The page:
Years later I still feel the shame. I was visiting a young man in a facility for people with severe brain injuries. He was agitated and eager to walk, so I joined him as he went from room to room and looked in each room as if he were searching for someone. Eventually we came to a big room that was not in use. At the far end a couple of janitors were at work buffing the floor. I saw that no one was sitting at any of the tables and said to the young man, “There’s nobody in here.”

Then, from the other side of the room, came the voice of one of the janitors. “What do you mean, nobody? We’re not nobody.”

I don’t recall what lame apology I offered, but I remember the heat rising in my cheeks. I really hadn’t seen those two men, although of course I’d registered that there were janitors at work. My mind was elsewhere.

I suspect that the rich man didn’t really see Lazarus either, although this poor man was right there at his door or right under his nose, as we say. The rich man was concerned with other things. He saw Lazarus, of course—enough so that he could step over him and not stumble. Perhaps he thought for a moment about the problem of the poor, or considered the difficult question of whether it’s good or bad policy to give money to beggars. Maybe he even dropped a coin in the man’s hands as he moved past him. But he didn’t really see Lazarus.

And if he didn’t see Lazarus, he didn’t see the enormous chasm that existed between them. The rich man lived in his own universe and the poor man was just a detail within it, like those janitors were to me even though they were no more than 15 yards away. In Jesus’ story, of course, the chasm did become evident to the rich man when he found himself on the other side of it. With opened eyes he saw Lazarus as the child of Abraham, and so he saw the chasm of separation. But by then it was too late.

Twenty years later I’m grateful for the shame of my experience. I’m grateful to the janitor who challenged me and for the voice and the words that made me see. The memory continues to teach and warn me. Once I was confronted with my blindness, I was forced to recognize that class and race and self-centered preoccupation had far greater power over me than my kindly liberal intellect had perceived. Called to see, I saw the gap between myself and the other side of that room.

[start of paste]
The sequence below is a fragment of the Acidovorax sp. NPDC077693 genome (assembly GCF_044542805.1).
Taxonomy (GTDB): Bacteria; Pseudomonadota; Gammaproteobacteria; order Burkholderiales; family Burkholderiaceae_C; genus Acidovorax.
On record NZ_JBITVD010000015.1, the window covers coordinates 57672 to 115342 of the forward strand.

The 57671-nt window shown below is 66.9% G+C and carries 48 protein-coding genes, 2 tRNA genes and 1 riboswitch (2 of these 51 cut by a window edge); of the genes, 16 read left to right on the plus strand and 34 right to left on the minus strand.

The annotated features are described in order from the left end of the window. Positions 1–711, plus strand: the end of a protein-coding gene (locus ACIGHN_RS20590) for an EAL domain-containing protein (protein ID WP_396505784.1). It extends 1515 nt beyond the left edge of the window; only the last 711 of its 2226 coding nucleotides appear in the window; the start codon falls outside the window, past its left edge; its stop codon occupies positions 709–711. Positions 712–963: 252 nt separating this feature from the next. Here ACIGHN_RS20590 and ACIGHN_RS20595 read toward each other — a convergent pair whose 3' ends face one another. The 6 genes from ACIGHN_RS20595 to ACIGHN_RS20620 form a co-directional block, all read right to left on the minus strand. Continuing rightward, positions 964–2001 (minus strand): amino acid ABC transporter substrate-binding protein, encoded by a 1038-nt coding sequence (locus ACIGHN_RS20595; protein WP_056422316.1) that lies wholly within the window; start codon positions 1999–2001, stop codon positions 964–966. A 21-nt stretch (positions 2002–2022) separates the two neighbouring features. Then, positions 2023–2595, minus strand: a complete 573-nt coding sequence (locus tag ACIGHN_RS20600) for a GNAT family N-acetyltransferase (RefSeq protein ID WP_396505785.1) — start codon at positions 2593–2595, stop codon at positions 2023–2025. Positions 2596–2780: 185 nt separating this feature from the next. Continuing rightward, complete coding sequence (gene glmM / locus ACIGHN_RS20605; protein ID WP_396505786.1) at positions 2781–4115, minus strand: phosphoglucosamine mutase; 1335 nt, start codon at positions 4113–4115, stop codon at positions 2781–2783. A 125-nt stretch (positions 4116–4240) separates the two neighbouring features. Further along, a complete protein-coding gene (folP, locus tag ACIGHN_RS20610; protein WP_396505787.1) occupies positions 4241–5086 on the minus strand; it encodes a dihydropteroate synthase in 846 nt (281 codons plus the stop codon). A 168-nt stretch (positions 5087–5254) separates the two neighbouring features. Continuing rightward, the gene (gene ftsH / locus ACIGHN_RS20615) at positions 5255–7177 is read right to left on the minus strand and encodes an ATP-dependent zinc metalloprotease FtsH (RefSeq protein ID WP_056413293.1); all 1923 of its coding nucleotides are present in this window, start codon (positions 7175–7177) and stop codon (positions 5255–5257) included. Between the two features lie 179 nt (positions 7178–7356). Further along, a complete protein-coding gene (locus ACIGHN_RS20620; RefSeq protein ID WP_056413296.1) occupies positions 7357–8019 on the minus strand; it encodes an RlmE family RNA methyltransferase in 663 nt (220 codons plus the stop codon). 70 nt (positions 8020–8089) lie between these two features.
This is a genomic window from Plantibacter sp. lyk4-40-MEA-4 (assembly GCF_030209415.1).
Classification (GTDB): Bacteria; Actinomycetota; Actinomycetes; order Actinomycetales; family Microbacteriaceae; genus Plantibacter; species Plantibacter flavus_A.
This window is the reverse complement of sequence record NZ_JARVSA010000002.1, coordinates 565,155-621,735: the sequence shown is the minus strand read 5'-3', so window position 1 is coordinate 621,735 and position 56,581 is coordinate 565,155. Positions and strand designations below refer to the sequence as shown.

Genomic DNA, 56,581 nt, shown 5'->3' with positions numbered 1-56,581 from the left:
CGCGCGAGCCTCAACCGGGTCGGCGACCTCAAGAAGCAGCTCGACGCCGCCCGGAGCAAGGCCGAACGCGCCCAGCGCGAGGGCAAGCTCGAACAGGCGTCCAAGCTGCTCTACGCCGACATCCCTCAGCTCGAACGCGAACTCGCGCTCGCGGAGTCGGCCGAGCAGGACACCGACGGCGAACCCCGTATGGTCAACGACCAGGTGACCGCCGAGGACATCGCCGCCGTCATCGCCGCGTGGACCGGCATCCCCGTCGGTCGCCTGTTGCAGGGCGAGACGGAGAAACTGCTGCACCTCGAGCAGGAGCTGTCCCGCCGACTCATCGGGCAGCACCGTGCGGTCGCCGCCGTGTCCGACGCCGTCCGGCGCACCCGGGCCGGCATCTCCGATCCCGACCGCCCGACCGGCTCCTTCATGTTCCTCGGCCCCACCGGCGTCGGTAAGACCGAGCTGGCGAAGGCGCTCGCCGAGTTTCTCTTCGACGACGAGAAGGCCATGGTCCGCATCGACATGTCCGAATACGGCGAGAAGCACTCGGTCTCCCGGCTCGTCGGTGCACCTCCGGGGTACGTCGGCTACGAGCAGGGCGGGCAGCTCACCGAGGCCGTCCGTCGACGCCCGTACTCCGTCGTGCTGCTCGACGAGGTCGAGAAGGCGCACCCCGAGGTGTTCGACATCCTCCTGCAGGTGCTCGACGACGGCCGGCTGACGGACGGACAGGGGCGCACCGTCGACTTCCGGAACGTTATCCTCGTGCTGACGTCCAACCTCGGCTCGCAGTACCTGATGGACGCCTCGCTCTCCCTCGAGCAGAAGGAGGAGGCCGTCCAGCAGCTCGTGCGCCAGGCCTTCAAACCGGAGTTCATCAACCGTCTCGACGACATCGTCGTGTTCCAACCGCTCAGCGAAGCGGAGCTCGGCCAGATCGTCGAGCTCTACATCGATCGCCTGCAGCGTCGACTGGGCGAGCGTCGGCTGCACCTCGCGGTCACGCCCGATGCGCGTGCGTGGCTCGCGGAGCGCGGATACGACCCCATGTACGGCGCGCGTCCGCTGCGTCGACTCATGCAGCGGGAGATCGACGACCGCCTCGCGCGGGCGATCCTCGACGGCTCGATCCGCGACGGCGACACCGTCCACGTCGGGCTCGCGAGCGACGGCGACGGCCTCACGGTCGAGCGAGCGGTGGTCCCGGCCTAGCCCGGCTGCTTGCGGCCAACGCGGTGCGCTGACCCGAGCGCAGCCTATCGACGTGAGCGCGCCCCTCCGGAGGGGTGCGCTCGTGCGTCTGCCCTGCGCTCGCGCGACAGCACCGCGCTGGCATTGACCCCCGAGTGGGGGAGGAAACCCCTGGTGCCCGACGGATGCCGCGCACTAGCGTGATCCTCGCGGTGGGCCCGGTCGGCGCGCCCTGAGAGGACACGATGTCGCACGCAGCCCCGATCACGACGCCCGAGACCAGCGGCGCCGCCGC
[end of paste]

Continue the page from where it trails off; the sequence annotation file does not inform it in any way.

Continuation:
Years later I was part of a group of clergy meeting with the CEO of a large Boston bank. We had come to advocate on behalf of janitors striking for decent working conditions from cleaning companies that contracted with the owners of the bank buildings. There was a big gap between the bank and the dispute, but the banks could apply leverage on behalf of the janitors, and we were asking this CEO to do so. We began by telling something personal; I shared my story about the janitors. It seemed to strike a chord; the banker said he realized that he never saw the people who cleaned his office, that he didn’t know their names or anything about their lives. He left every night and in the morning everything was clean and neat, but he’d never given the workers a thought.

Some of those commenting on the Trayvon Martin tragedy have used the phrase “neighborhood watch” for what George Zimmerman was doing. Here again it seems to me that the kind of “watching” exercised in this situation involved a fatal blindness to a neighbor, a way of seeing that was actually a failure to see.

As I think about situations and chasms that separate us from each other, I feel the urgency in Jesus’ parable. There was a chance for redemption for the rich man if he’d only seen it in time, but now the chasm was fixed forever. When the rich man pleaded for a warning to be brought to his brethren he was told that they had already received sufficient warning. “They have Moses and the prophets,” Abraham said. That was enough. Yet the story that Jesus was telling went beyond that insufficient sufficiency. Jesus was trying once again to get it across.

I had Moses and the prophets and Jesus and a nursing home janitor tell me, but I still need reminding. Perhaps Jesus, in his tireless efforts to try to open eyes and close up gaps, sometimes thought that there would be no point in coming back from the dead because people still wouldn’t get it. Yet he was finally willing to try even that, crossing the greatest chasm of all to confront us. It seemed a hopeless plan, but he was desperate to reach us. That desperate idea moves me. I hope it works.

John K. Stendahl

John Stendahl is pastor of the Lutheran Church of the Newtons (ELCA) in Newton, Massachusetts.

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